LETTER | The hospitality industry should reflect the country’s diversity that has been a major draw for foreign tourists over the years. Islam is a major religion in this country and it makes no sense to ban the headscarf for frontline female Muslim staff. Just because the rule has been in place for a long time does not make it right.
This issue should be considered in the wider context of pluralistic Malaysia that celebrates diversity. Hotel operators need to play their part in promoting the “Malaysia, Truly Asia” slogan.
They should protest one-size-fits-all rules that do not take into account local sensitivities that reek of discrimination. So long as the attire does not hamper an employee from effectively carrying out their jobs, the clothing should not be banned.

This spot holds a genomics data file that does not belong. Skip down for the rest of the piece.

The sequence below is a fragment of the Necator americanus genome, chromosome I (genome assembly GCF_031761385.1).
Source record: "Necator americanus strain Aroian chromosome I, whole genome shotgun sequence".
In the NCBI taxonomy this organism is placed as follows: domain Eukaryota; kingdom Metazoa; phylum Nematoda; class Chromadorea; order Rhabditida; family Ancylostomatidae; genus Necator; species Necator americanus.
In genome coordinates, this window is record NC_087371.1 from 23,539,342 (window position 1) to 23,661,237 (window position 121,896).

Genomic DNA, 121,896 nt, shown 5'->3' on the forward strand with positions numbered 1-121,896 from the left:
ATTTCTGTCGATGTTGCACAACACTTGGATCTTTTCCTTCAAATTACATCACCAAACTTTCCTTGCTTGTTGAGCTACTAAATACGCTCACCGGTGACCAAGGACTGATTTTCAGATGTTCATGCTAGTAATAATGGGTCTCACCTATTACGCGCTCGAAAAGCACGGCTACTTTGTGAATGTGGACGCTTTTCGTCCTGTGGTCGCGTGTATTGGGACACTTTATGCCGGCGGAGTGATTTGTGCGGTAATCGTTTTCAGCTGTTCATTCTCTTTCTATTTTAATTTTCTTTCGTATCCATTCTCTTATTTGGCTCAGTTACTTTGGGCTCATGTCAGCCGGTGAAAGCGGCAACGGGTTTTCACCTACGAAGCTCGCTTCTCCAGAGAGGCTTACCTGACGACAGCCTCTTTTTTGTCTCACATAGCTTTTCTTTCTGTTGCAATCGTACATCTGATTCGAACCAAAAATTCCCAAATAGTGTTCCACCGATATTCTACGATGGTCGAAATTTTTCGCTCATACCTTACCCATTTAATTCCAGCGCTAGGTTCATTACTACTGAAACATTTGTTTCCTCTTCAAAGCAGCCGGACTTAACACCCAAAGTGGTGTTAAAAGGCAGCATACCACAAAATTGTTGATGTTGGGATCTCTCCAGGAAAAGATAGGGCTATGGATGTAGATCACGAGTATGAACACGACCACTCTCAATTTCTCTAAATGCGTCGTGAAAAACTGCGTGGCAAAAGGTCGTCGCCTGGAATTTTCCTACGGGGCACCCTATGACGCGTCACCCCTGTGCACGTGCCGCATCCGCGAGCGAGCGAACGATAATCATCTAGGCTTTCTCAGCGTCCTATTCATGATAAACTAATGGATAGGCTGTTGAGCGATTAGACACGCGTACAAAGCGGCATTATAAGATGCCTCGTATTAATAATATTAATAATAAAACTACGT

Therefore, local hotel operators should be more flexible in imposing a dress code for their employees while local management of international hotel chains should request their headquarters to waive the ban on female Muslim staff from wearing the headscarf.
On a related note, clothing preference is a personal choice. In public, no one should be told what is proper attire and what is not, so long as it is within the confines of the law.
Of late, some government agencies had stepped into moral policing by denying entry into its premises, some members of the public deemed to have dressed inappropriately. Such decisions are often arbitrary.
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